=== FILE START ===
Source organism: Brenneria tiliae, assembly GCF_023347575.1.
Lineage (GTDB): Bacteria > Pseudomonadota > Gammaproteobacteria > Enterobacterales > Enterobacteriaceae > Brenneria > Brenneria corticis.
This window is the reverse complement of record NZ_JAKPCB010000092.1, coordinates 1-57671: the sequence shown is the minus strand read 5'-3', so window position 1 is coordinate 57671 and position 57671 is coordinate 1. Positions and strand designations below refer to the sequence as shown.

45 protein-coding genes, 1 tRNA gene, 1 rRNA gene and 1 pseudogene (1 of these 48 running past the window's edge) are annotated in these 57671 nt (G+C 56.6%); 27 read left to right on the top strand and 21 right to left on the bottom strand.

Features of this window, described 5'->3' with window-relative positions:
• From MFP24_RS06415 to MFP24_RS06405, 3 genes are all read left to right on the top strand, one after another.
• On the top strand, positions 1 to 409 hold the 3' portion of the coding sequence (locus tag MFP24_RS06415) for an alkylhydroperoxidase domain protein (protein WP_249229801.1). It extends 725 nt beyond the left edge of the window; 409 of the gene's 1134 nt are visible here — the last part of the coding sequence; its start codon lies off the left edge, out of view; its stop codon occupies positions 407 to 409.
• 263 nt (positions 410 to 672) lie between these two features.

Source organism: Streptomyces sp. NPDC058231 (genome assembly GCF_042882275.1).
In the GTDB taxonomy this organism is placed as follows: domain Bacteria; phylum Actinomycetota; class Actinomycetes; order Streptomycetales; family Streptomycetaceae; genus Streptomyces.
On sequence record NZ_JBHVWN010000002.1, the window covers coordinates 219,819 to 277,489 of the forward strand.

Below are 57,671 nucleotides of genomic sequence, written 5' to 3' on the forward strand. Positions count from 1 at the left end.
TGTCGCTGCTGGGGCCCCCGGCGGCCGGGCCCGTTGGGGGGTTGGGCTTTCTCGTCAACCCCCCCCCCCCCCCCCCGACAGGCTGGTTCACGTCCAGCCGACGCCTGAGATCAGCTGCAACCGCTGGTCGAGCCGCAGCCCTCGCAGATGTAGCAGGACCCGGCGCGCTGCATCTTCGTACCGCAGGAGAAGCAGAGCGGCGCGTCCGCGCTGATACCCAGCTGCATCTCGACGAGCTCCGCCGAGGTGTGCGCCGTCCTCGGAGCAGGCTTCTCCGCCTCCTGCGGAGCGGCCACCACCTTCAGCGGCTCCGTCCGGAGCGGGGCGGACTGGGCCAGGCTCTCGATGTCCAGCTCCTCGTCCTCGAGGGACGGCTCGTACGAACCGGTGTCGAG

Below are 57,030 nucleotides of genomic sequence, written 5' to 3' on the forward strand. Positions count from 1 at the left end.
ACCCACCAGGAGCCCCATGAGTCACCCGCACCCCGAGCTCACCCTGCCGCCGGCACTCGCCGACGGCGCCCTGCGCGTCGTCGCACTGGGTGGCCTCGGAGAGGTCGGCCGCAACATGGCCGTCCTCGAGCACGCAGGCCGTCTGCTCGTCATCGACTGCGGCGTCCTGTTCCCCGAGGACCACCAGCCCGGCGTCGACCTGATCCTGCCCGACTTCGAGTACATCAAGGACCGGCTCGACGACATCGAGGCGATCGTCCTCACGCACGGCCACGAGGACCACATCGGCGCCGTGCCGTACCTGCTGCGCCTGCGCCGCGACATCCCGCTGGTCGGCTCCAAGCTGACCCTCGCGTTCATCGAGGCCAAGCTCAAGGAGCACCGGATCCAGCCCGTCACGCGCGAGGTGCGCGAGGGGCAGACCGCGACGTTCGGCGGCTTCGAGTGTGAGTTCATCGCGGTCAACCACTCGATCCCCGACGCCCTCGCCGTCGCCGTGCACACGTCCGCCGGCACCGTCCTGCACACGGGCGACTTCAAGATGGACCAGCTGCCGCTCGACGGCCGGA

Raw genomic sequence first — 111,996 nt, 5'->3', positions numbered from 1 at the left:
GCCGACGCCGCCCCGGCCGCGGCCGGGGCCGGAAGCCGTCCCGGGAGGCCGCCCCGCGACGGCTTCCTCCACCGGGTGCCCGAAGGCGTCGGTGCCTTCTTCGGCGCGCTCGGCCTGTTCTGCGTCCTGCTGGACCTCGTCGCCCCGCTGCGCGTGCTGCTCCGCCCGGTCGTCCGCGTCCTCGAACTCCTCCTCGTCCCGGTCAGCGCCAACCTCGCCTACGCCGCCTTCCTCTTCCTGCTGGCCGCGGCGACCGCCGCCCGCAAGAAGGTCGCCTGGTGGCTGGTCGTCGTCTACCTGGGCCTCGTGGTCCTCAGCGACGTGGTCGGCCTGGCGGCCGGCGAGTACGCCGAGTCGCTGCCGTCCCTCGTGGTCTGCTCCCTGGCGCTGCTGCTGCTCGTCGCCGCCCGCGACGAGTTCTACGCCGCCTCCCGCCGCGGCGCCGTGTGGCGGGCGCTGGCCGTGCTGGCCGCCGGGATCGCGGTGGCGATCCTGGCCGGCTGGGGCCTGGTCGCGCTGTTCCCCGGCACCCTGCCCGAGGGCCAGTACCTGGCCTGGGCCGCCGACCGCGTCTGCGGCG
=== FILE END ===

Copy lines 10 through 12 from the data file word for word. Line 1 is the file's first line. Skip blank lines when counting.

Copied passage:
In the GTDB taxonomy this organism is placed as follows: domain Bacteria; phylum Actinomycetota; class Actinomycetes; order Streptomycetales; family Streptomycetaceae; genus Streptomyces.
On sequence record NZ_JBHVWN010000002.1, the window covers coordinates 219,819 to 277,489 of the forward strand.

Below are 57,671 nucleotides of genomic sequence, written 5' to 3' on the forward strand. Positions count from 1 at the left end.